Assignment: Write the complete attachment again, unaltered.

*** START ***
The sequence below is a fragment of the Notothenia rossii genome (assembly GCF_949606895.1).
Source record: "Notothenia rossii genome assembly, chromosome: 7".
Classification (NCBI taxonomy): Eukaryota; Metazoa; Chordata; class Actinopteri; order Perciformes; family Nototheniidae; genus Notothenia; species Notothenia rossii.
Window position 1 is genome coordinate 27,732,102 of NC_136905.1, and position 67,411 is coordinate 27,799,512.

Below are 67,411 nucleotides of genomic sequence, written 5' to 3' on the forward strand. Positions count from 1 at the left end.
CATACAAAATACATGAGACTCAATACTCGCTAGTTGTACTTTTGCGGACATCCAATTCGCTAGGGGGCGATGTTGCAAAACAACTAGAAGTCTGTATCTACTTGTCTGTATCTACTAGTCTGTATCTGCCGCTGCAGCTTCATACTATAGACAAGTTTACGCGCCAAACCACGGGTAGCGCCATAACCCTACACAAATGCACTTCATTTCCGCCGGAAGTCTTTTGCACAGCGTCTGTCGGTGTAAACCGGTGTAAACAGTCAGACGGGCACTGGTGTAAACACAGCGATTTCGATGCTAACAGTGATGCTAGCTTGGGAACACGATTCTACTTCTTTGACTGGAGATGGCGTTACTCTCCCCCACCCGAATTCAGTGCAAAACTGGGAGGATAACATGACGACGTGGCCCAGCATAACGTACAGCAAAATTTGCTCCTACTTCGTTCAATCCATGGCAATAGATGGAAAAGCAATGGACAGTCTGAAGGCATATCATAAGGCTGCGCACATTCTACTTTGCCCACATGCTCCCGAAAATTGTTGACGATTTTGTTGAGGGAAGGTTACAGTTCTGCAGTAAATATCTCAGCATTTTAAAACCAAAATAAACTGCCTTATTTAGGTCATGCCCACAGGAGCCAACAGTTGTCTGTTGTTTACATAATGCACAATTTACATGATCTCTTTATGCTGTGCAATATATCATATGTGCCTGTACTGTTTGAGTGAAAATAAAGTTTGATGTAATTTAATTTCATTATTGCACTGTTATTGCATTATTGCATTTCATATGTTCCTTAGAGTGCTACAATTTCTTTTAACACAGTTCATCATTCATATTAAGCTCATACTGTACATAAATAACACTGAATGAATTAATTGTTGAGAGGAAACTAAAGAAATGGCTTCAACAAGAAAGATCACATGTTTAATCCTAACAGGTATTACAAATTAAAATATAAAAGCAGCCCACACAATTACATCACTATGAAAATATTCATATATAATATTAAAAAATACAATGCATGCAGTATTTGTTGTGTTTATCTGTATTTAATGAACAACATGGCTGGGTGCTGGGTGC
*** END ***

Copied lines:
The sequence below is a fragment of the Notothenia rossii genome (assembly GCF_949606895.1).
Source record: "Notothenia rossii genome assembly, chromosome: 7".
Classification (NCBI taxonomy): Eukaryota; Metazoa; Chordata; class Actinopteri; order Perciformes; family Nototheniidae; genus Notothenia; species Notothenia rossii.
Window position 1 is genome coordinate 27,732,102 of NC_136905.1, and position 67,411 is coordinate 27,799,512.

Below are 67,411 nucleotides of genomic sequence, written 5' to 3' on the forward strand. Positions count from 1 at the left end.
CATACAAAATACATGAGACTCAATACTCGCTAGTTGTACTTTTGCGGACATCCAATTCGCTAGGGGGCGATGTTGCAAAACAACTAGAAGTCTGTATCTACTTGTCTGTATCTACTAGTCTGTATCTGCCGCTGCAGCTTCATACTATAGACAAGTTTACGCGCCAAACCACGGGTAGCGCCATAACCCTACACAAATGCACTTCATTTCCGCCGGAAGTCTTTTGCACAGCGTCTGTCGGTGTAAACCGGTGTAAACAGTCAGACGGGCACTGGTGTAAACACAGCGATTTCGATGCTAACAGTGATGCTAGCTTGGGAACACGATTCTACTTCTTTGACTGGAGATGGCGTTACTCTCCCCCACCCGAATTCAGTGCAAAACTGGGAGGATAACATGACGACGTGGCCCAGCATAACGTACAGCAAAATTTGCTCCTACTTCGTTCAATCCATGGCAATAGATGGAAAAGCAATGGACAGTCTGAAGGCATATCATAAGGCTGCGCACATTCTACTTTGCCCACATGCTCCCGAAAATTGTTGACGATTTTGTTGAGGGAAGGTTACAGTTCTGCAGTAAATATCTCAGCATTTTAAAACCAAAATAAACTGCCTTATTTAGGTCATGCCCACAGGAGCCAACAGTTGTCTGTTGTTTACATAATGCACAATTTACATGATCTCTTTATGCTGTGCAATATATCATATGTGCCTGTACTGTTTGAGTGAAAATAAAGTTTGATGTAATTTAATTTCATTATTGCACTGTTATTGCATTATTGCATTTCATATGTTCCTTAGAGTGCTACAATTTCTTTTAACACAGTTCATCATTCATATTAAGCTCATACTGTACATAAATAACACTGAATGAATTAATTGTTGAGAGGAAACTAAAGAAATGGCTTCAACAAGAAAGATCACATGTTTAATCCTAACAGGTATTACAAATTAAAATATAAAAGCAGCCCACACAATTACATCACTATGAAAATATTCATATATAATATTAAAAAATACAATGCATGCAGTATTTGTTGTGTTTATCTGTATTTAATGAACAACATGGCTGGGTGCTGGGTGC